Wednesday, November 30, 2011

Sledding Down Broadway

The forecast is calling for a good chance of snow through the weekend. Are you going sledding?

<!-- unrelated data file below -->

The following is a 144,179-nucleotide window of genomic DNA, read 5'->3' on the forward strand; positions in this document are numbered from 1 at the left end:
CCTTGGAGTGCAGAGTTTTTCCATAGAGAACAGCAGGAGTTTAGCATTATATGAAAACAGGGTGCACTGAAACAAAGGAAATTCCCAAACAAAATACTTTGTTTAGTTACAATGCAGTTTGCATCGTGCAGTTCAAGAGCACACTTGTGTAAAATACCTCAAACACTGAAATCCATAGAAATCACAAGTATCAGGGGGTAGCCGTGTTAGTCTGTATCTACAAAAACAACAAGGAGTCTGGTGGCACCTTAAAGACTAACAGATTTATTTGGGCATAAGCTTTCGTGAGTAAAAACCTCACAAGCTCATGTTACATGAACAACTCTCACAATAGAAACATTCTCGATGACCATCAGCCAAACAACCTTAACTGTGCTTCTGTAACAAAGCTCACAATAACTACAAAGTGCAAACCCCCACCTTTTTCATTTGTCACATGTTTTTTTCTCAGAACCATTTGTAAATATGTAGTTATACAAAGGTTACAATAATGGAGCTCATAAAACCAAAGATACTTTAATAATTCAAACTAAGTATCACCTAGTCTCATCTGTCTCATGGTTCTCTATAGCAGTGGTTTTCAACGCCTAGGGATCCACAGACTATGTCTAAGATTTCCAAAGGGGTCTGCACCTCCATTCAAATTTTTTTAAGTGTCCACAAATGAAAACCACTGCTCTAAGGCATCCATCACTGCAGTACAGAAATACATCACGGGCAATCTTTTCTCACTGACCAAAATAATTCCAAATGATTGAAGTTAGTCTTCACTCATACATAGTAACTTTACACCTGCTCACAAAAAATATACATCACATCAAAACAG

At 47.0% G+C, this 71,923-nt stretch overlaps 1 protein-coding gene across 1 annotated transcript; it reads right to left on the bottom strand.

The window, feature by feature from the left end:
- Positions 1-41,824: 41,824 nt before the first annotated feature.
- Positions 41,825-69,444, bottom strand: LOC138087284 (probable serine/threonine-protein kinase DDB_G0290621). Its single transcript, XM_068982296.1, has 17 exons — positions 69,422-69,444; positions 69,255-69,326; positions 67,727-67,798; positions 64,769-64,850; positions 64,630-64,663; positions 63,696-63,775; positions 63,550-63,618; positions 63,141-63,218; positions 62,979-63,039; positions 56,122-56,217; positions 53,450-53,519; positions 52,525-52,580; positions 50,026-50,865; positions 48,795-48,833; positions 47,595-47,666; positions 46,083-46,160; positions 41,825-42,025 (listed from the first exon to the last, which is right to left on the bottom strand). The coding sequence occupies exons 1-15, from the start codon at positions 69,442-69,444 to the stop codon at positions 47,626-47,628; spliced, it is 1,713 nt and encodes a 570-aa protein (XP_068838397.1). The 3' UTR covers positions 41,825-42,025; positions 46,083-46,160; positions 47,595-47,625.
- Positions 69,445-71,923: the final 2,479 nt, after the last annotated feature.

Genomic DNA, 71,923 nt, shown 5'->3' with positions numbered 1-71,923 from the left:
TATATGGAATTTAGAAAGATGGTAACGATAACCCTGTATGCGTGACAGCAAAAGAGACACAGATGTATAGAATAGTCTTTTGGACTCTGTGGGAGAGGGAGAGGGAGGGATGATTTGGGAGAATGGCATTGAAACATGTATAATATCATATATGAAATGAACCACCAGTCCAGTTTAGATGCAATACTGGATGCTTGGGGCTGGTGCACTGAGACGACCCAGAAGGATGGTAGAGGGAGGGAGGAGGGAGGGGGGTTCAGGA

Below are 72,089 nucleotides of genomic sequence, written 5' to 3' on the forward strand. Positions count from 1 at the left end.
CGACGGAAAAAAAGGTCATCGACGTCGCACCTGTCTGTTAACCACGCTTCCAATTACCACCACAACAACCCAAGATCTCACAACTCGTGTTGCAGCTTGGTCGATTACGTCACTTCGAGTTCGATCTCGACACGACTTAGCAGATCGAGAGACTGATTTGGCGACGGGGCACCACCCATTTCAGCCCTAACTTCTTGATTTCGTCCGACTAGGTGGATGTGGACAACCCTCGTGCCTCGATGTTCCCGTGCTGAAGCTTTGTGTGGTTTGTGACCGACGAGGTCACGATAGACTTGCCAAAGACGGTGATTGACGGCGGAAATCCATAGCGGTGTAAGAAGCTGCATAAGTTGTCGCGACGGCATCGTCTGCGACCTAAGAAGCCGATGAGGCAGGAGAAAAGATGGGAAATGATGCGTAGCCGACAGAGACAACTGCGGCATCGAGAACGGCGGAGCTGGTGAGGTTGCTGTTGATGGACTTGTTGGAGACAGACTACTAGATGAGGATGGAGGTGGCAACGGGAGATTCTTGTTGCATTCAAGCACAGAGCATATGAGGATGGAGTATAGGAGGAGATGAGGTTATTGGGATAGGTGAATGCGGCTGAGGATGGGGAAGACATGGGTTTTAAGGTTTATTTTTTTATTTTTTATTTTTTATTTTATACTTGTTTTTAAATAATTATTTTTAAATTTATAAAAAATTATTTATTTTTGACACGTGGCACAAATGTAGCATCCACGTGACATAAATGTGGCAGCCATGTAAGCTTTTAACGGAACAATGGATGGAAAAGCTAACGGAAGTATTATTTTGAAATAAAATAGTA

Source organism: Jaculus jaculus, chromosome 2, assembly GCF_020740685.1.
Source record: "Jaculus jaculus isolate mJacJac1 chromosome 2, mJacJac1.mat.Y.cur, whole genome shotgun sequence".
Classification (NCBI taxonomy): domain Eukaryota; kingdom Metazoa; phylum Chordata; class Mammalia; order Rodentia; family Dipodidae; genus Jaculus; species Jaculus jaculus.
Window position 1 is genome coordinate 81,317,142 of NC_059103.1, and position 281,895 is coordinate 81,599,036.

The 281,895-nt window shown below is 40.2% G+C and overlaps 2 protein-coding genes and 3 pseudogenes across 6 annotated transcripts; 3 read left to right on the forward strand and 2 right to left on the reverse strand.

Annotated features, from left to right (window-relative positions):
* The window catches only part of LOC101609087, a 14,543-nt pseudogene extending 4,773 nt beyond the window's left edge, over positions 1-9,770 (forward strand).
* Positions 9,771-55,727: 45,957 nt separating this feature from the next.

Sledding in frontier Montana was a lively sport enjoyed by boys and men wherever there was snow and a hill. They built sleds in all shapes and sizes, painted them in bright colors, and gave them fanciful names. But Mary Ronan in her reminiscence, Girl from the Gulches, recalls a very memorable adventure she had on Christmas Eve 1864 on a vehicle that was entirely makeshift. Sledding was a sport absolutely forbidden to girls. Even on discreet sidestreets, it was not regarded as a ladylike activity since long skirts and petticoats and coasting downhill didn’t mix. An accident, upending a young lady, could ruin her reputation forever.  On this memorable Christmas Eve, Mary and her friends brought evergreens to the Catholic church that stood on Catholic Hill, where the Tower Hill Apartments on South Ewing Street are today. The sun was about to set when the young people were finished decorating. They came out into the frosty air. Charlie Curtis took hold of one of the branches of a large fir tree they had cut. He invited Mary to step aboard and to coast down Broadway. Without a moment’s hesitation, she stepped on one of the thick branches. A young man on each side took her hand to steady her. Charlie pulled the tree into the street, hopped on, pushed off and away they went with Mary and Charlie hanging onto the sturdy branches. The cold wind rushed past as they flew down the hill. For Mary, that forbidden ride was an exhilarating adventure she never forgot, and the best Christmas present ever.

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